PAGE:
- Event Feature -

Neurosciences Alumni Panel on Non-Academic Careers

An interview with the graduate students behind the event

With the Neurosciences Alumni Panel on Non-Academic Careers just around the corner, our student website representative, Jacob Blub, connected with Ian Ballard and Edrtiz Javelosa to learn more about the origins of the event and why it is such a hot topic among current Neurosciences Graduate Students.

Edritz Javelosa
Year 5
Reimer Lab

Ian Ballard
Year 5
Wagner Lab

Jacob: What inspired you to organize a Neuroscience Alumni Career Panel? 

Ian & Edritz: I think there is a big information asymmetry problem when students make career decisions. Most people have very little idea of what other careers look like. What are the day-to-day responsibilities? What is the trajectory like? What is the job security and income like? Even if you ultimately decide to pursue an academic career, it’s better to make an informed decision based on clear idea of your alternatives. Second, I think that many PhD students are very credential-focused, and are worried that they are missing X thing in order to work in industry Y. I think that outside of academia, specific credentials matter a lot less, and students should be pushed to think about how the skills they already have can land them the job they want.


Jacob: The tides seem to be shifting among graduate students, and 'industry' is no longer a dirty word. What explains this trend?

Ian & Edritz: People with PhDs do valuable and interesting work outside of academia. I think most PhD students are driven by intellectual curiosity and a passion for learning. It’s become clearer that there are careers in industry that can fulfill these drives. Outside of the question of “will I get a tenure-track job?”, there is also a growing awareness of the downsides of a faculty position, and an acceptance that those downsides are going to be felt more potently by some people. Finally, I think that typically many PhD students have come from backgrounds of high financial stability. There is a growing awareness of the fact that many people from different backgrounds may have good reasons to be earning much more than they would as postdocs.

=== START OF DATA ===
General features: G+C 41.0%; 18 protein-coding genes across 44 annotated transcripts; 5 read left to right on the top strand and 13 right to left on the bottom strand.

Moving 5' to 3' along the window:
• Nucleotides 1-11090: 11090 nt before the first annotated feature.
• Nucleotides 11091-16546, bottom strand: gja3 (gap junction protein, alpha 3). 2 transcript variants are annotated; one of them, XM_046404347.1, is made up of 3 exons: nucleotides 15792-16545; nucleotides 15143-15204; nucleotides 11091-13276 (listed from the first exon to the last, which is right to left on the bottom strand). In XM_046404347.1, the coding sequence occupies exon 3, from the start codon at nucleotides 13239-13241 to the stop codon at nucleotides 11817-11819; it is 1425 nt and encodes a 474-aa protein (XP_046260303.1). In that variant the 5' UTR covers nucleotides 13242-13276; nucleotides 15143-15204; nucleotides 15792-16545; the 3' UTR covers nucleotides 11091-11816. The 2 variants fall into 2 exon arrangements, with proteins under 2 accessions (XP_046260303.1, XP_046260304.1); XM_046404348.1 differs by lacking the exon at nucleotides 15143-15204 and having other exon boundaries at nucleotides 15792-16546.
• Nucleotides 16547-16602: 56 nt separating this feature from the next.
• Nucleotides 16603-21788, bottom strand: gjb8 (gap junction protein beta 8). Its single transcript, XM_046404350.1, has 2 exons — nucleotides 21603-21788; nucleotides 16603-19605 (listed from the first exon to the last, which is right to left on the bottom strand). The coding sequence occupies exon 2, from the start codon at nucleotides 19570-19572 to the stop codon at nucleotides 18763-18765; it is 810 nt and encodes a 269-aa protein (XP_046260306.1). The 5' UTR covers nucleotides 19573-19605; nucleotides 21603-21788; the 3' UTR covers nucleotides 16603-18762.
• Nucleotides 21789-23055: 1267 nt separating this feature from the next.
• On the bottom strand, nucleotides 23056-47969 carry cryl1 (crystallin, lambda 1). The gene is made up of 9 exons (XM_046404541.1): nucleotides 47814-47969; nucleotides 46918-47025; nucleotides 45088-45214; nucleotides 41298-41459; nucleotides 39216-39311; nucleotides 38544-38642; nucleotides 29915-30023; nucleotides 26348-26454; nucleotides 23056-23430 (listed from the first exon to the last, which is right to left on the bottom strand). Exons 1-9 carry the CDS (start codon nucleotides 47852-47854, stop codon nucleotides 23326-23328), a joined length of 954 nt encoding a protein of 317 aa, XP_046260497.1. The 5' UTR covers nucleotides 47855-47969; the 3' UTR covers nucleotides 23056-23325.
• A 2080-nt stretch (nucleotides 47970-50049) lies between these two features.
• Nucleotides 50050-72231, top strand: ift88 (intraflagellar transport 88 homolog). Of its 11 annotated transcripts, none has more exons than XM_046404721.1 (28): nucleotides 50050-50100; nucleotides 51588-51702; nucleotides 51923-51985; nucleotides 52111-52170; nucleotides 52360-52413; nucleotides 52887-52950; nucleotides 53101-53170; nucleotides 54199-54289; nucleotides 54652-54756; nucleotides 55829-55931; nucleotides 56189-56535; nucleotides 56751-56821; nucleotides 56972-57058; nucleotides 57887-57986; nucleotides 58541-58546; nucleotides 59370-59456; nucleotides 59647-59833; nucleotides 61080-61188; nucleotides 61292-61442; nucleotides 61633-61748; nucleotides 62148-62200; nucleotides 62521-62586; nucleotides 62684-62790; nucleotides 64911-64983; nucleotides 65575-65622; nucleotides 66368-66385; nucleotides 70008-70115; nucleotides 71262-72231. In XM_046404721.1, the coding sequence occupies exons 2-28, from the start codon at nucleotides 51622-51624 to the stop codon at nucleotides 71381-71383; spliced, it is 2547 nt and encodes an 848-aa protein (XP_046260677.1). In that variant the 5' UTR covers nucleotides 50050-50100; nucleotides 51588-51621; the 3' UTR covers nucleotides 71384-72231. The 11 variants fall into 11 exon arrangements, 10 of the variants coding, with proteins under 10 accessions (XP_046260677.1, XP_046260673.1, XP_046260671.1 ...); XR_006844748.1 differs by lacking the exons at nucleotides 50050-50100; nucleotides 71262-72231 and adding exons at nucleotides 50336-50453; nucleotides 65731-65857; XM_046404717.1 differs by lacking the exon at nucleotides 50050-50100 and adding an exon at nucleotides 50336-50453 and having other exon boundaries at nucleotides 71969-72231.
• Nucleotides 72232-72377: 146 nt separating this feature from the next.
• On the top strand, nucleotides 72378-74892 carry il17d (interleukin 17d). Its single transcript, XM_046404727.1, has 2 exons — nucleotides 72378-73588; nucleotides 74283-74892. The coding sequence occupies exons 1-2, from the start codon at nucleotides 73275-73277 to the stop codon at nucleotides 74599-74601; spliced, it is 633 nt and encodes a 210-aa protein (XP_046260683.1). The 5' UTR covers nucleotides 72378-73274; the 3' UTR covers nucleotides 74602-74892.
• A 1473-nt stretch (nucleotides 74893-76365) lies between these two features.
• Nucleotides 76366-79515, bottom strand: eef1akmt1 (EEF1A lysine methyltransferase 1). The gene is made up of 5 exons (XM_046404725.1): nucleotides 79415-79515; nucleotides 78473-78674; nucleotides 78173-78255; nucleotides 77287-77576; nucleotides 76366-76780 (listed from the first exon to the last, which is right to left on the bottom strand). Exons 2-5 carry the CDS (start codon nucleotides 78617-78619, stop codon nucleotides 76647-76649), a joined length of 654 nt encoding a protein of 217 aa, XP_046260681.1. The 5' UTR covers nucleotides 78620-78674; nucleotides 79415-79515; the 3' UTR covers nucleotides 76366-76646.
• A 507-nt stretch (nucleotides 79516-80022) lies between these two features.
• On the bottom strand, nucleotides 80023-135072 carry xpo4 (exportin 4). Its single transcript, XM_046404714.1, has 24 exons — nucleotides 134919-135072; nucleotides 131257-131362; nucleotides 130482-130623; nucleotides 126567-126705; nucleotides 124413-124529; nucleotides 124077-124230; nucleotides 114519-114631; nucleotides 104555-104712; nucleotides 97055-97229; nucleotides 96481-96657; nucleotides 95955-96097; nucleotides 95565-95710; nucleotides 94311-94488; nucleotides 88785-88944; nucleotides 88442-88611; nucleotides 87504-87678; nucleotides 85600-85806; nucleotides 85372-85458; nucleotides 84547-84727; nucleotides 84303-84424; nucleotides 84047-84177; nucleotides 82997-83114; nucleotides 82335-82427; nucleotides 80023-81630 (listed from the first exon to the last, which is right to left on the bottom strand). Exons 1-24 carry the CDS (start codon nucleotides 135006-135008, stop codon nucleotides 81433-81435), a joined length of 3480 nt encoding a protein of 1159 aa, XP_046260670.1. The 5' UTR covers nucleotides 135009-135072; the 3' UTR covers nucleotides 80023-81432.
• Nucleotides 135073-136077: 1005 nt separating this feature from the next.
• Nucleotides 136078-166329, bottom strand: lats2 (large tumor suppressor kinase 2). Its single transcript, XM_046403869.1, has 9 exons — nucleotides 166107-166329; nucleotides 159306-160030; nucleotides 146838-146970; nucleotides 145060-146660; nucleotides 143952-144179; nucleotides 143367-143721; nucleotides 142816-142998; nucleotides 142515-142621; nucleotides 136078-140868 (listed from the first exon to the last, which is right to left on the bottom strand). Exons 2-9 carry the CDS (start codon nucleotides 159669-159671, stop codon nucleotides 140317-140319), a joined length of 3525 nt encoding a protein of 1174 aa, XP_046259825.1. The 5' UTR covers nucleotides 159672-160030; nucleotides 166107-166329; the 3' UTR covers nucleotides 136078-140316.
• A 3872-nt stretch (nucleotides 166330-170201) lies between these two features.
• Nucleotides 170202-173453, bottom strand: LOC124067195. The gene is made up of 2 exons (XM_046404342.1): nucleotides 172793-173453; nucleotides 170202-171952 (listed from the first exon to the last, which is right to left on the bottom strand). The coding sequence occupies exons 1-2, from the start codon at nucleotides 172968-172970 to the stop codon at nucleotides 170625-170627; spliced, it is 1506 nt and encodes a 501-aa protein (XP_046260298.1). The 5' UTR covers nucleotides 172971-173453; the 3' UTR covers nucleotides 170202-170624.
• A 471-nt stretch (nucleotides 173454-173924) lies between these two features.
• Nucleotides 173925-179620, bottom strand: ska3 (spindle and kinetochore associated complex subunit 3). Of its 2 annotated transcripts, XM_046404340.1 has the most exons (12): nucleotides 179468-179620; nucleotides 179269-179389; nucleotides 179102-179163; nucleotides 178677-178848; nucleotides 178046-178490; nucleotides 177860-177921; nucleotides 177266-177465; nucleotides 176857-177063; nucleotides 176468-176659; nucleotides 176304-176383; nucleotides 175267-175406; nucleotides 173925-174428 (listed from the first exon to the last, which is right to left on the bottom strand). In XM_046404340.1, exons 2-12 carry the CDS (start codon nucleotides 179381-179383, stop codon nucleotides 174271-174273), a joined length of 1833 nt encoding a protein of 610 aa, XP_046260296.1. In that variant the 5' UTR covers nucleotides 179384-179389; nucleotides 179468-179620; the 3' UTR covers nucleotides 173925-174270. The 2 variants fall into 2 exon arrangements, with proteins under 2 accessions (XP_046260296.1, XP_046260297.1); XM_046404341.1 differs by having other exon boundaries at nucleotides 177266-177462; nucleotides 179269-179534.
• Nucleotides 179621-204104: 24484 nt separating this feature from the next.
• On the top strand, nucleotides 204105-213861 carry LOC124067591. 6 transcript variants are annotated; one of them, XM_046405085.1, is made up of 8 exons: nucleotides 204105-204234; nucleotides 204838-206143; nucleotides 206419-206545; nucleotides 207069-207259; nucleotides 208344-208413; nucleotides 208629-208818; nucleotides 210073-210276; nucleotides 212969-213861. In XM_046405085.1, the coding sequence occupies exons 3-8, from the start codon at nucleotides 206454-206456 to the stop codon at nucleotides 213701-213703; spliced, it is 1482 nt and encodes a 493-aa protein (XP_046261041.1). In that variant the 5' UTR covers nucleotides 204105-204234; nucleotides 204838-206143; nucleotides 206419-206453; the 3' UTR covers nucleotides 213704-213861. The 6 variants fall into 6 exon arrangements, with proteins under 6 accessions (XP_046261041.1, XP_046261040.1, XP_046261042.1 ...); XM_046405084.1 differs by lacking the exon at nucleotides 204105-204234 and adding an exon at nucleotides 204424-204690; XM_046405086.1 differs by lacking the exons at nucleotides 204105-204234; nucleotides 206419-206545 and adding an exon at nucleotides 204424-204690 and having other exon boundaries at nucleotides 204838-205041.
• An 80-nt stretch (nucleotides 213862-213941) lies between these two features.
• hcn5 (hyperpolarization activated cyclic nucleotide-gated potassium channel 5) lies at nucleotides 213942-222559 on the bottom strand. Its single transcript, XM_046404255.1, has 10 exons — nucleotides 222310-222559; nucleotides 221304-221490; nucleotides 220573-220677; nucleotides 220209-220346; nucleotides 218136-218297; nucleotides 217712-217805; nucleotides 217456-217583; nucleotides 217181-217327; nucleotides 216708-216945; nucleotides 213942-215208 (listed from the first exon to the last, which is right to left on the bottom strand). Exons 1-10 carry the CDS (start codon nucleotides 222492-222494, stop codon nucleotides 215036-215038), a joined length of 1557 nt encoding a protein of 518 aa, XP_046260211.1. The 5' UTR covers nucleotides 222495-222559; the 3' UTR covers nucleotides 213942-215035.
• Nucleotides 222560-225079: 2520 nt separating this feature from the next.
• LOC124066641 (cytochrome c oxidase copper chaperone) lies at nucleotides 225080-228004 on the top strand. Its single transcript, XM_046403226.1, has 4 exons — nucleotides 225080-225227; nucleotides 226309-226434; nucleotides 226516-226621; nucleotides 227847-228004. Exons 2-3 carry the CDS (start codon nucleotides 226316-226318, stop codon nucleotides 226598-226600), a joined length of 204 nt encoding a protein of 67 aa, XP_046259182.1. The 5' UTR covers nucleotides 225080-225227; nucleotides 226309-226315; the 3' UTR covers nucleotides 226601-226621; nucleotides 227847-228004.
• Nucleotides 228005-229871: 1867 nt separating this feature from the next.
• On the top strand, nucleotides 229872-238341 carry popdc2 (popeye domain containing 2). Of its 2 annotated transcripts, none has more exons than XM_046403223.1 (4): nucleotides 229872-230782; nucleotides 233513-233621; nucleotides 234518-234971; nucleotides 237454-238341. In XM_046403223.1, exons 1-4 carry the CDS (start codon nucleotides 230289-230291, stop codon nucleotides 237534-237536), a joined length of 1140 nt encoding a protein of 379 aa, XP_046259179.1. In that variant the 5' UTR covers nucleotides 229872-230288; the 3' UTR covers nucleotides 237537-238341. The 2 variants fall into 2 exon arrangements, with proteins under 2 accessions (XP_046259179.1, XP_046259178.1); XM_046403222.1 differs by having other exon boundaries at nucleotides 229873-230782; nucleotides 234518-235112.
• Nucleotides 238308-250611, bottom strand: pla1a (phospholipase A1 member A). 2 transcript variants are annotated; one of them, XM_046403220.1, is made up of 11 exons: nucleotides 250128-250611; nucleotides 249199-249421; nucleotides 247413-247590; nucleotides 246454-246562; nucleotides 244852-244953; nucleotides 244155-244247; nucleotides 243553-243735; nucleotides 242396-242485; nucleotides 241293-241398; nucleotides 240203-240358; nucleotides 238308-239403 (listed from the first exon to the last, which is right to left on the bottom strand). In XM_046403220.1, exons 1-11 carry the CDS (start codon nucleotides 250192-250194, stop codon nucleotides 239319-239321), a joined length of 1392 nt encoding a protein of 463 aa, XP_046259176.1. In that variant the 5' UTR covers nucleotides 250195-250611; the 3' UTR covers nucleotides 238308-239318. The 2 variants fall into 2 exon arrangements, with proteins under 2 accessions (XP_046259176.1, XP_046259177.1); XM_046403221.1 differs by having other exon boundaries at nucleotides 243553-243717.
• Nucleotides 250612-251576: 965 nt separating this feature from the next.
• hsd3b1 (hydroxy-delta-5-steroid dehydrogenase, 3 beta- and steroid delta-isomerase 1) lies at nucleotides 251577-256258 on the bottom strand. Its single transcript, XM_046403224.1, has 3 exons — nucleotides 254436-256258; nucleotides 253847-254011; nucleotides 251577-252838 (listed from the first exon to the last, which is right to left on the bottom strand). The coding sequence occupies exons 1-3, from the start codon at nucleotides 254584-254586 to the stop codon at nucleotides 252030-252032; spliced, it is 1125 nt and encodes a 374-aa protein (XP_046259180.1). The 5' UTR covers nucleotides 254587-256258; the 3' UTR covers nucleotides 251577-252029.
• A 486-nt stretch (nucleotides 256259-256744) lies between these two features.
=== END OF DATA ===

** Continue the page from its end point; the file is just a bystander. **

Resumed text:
Jacob: During your time in graduate school, have you seen the career ambitions of your classmates shift from academia to industry/biotech/business? 

Ian & Edritz: There is a diversity. I think most people have spent some time seriously considering alternative careers. Some have decided already that they will leave academia. I think the majority are leaning towards academia but are keeping an open mind.


Jacob: Neuroscience is such a heterogeneous field--encompassing elements of psychology, cell/molecular biology, computer science, and others. Did you try to select speakers that would be relatable to the maximum number of graduate students? 

Ian & Edritz: We tried to focus on selecting speakers from a broad array of industries. Although there are some very skill-specific career paths, such as biotechnology or programming jobs, I think most industries generally value a PhD. I think students should be thinking in terms of their ultimate career goals, and not about whether their specific skills are useful for their first job out of graduate school.


Jacob: So many career opportunities depend on personal connections and professional networks--can you advise students on how to begin developing professional relationships outside of academia?  

Ian & Edritz: This is a really important point. I recommend a targeted approach. First decide on a type of job, then narrow to a few companies, and then reach out to your network and go and talk to people at those companies. You might have to do some digging, but I think most of us have been in academia long enough to have some second-order connection to most of the bigger companies. Don’t feel awkward drawing on those connections. If it’s a smaller company, reach out and try to make them yourself. You can always pay for the upgraded Linkedin during your job search process and contact recruiters or people at the company with similar backgrounds. Also don’t forget the alumni networks at Stanford and your undergraduate university. If you have a company and a position in mind, and don’t have any connections to that organization, reach out to the alumni office.